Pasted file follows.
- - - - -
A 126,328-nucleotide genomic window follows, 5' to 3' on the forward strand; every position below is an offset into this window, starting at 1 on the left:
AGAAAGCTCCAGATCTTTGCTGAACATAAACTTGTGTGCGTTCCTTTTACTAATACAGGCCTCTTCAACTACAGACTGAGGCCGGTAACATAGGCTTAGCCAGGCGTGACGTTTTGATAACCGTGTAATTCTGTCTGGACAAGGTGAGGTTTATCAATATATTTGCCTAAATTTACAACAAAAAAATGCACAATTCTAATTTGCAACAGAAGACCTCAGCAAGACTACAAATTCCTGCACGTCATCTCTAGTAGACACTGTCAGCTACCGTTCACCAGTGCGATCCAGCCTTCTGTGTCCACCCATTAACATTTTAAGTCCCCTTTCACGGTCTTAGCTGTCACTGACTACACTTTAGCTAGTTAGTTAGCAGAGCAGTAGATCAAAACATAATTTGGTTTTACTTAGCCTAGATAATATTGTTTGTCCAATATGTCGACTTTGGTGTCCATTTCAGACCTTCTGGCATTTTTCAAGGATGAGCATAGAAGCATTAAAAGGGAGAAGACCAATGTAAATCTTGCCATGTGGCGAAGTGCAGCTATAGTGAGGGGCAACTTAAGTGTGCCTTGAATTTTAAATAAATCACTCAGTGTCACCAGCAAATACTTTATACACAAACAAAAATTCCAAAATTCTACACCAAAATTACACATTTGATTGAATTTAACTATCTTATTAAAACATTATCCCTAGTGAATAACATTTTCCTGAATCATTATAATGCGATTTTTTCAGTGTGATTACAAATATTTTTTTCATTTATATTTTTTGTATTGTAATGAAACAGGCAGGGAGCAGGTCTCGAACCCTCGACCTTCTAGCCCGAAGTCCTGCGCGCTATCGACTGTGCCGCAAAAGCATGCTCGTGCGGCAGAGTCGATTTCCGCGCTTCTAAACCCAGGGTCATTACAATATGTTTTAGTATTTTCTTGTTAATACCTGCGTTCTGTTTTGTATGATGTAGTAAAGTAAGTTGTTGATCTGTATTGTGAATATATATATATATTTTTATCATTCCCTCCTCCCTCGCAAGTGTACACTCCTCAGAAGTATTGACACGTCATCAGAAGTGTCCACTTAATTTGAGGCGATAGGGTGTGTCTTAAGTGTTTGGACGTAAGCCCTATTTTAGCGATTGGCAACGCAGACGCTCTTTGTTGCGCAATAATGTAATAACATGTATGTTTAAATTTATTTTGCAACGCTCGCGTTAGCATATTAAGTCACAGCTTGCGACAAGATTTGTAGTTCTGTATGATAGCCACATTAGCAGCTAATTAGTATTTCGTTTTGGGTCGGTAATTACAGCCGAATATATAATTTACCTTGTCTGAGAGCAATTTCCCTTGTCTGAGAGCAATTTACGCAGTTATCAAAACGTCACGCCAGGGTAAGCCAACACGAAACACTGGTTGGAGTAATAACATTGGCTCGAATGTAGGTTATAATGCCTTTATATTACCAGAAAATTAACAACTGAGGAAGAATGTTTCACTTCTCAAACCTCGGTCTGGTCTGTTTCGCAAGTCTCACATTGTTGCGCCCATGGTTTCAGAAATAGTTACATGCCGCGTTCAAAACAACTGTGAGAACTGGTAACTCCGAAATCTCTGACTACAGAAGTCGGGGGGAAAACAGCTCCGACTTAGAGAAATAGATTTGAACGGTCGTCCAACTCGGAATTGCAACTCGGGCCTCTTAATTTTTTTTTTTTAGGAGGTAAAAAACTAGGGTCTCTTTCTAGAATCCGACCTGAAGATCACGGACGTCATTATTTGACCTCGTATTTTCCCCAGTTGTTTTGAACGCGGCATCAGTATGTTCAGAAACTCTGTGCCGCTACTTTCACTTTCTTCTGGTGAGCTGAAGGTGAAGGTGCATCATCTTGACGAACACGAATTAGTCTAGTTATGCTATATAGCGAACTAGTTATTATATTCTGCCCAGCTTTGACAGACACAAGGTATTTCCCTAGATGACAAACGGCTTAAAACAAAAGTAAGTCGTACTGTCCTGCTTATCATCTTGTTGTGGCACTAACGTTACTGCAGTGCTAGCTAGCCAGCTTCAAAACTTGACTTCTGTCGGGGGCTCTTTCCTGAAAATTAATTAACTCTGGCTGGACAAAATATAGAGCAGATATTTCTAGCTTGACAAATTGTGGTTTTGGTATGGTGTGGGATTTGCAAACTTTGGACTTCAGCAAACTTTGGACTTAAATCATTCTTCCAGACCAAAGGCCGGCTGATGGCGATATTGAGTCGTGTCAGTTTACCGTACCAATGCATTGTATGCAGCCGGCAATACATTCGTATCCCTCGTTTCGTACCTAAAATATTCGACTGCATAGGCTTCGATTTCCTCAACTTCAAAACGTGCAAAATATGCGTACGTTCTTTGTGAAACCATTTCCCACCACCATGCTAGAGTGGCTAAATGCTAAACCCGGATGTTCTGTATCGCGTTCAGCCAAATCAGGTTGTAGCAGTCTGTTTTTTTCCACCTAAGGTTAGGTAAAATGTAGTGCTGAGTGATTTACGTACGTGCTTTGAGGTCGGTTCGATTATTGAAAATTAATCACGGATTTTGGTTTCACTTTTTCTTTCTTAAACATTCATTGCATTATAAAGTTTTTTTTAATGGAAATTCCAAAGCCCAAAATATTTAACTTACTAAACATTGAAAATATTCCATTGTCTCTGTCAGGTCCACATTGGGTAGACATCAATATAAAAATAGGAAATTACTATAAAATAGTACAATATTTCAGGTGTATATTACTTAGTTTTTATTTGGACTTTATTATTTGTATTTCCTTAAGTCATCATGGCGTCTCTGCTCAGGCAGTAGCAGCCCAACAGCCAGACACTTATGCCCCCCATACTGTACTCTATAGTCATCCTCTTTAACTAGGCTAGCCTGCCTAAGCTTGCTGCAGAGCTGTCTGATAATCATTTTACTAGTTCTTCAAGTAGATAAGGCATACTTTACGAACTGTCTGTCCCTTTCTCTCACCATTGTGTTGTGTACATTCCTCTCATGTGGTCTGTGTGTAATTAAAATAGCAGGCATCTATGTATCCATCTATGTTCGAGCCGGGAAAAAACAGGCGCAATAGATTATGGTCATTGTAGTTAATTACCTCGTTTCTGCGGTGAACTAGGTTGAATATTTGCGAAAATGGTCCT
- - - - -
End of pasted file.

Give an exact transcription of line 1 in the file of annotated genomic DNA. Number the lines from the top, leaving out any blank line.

A 126,328-nucleotide genomic window follows, 5' to 3' on the forward strand; every position below is an offset into this window, starting at 1 on the left: